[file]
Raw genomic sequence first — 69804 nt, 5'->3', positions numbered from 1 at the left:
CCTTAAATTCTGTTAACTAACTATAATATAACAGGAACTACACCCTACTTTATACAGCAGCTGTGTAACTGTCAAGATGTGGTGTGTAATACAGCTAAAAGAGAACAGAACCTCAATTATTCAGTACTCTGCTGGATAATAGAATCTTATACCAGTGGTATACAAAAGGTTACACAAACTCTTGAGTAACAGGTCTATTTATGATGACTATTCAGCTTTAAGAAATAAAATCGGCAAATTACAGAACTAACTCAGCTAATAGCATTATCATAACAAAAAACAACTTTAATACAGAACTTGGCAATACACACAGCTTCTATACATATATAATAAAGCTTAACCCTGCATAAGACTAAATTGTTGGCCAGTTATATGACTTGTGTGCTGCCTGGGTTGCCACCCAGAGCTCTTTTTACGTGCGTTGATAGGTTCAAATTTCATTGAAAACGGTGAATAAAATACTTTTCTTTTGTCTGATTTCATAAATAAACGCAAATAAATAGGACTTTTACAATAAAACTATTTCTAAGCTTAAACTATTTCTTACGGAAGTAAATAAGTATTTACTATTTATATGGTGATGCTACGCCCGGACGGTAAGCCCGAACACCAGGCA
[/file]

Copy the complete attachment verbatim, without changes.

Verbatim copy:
Raw genomic sequence first — 69804 nt, 5'->3', positions numbered from 1 at the left:
CCTTAAATTCTGTTAACTAACTATAATATAACAGGAACTACACCCTACTTTATACAGCAGCTGTGTAACTGTCAAGATGTGGTGTGTAATACAGCTAAAAGAGAACAGAACCTCAATTATTCAGTACTCTGCTGGATAATAGAATCTTATACCAGTGGTATACAAAAGGTTACACAAACTCTTGAGTAACAGGTCTATTTATGATGACTATTCAGCTTTAAGAAATAAAATCGGCAAATTACAGAACTAACTCAGCTAATAGCATTATCATAACAAAAAACAACTTTAATACAGAACTTGGCAATACACACAGCTTCTATACATATATAATAAAGCTTAACCCTGCATAAGACTAAATTGTTGGCCAGTTATATGACTTGTGTGCTGCCTGGGTTGCCACCCAGAGCTCTTTTTACGTGCGTTGATAGGTTCAAATTTCATTGAAAACGGTGAATAAAATACTTTTCTTTTGTCTGATTTCATAAATAAACGCAAATAAATAGGACTTTTACAATAAAACTATTTCTAAGCTTAAACTATTTCTTACGGAAGTAAATAAGTATTTACTATTTATATGGTGATGCTACGCCCGGACGGTAAGCCCGAACACCAGGCA